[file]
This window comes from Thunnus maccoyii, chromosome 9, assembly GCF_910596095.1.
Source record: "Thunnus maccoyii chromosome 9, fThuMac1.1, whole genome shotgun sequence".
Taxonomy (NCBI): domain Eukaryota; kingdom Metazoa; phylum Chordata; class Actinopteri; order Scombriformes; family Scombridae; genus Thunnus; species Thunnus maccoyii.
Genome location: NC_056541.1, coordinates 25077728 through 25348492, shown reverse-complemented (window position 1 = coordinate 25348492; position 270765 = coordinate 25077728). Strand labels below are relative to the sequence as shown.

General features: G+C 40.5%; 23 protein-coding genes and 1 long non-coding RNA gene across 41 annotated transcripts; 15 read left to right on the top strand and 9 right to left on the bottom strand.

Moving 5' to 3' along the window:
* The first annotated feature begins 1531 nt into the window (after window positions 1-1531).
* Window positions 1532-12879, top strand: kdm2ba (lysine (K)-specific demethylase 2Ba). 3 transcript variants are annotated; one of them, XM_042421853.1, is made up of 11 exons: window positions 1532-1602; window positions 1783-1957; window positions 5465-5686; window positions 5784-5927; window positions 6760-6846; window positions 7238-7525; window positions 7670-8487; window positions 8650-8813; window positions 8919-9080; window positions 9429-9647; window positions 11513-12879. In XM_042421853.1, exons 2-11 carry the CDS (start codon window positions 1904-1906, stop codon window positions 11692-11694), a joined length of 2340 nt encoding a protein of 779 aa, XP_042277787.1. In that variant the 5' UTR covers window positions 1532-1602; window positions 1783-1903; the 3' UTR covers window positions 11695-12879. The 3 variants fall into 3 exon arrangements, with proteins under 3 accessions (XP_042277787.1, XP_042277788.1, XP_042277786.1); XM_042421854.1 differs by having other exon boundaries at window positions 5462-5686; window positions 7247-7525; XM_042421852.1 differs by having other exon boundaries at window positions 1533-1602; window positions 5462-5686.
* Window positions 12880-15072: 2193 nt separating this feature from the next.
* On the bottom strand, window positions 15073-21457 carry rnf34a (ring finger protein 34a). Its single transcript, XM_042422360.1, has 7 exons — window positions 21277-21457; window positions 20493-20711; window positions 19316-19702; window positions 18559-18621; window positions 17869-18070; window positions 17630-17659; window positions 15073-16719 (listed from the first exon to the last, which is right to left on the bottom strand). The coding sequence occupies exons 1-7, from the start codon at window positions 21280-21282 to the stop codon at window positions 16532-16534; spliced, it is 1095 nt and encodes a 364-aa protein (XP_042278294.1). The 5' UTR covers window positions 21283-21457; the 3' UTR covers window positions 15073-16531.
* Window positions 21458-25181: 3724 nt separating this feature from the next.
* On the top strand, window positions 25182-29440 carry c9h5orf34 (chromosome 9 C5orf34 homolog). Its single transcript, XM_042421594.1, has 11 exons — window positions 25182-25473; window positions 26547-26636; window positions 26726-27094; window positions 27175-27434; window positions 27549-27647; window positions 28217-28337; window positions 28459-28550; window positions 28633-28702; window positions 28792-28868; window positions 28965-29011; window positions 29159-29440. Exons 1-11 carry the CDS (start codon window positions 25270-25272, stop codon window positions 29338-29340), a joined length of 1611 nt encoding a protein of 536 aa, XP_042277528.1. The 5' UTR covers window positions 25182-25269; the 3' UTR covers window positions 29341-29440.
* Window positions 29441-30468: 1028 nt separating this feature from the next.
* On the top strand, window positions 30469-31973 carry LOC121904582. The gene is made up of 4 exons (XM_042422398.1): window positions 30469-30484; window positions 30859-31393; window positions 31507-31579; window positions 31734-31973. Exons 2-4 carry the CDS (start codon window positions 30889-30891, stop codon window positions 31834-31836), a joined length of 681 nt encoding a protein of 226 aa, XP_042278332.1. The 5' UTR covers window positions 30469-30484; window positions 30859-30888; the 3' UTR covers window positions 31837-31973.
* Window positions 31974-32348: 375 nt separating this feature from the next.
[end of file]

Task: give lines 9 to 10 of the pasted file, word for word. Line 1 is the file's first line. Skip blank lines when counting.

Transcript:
* Window positions 12880-15072: 2193 nt separating this feature from the next.
* On the bottom strand, window positions 15073-21457 carry rnf34a (ring finger protein 34a). Its single transcript, XM_042422360.1, has 7 exons — window positions 21277-21457; window positions 20493-20711; window positions 19316-19702; window positions 18559-18621; window positions 17869-18070; window positions 17630-17659; window positions 15073-16719 (listed from the first exon to the last, which is right to left on the bottom strand). The coding sequence occupies exons 1-7, from the start codon at window positions 21280-21282 to the stop codon at window positions 16532-16534; spliced, it is 1095 nt and encodes a 364-aa protein (XP_042278294.1). The 5' UTR covers window positions 21283-21457; the 3' UTR covers window positions 15073-16531.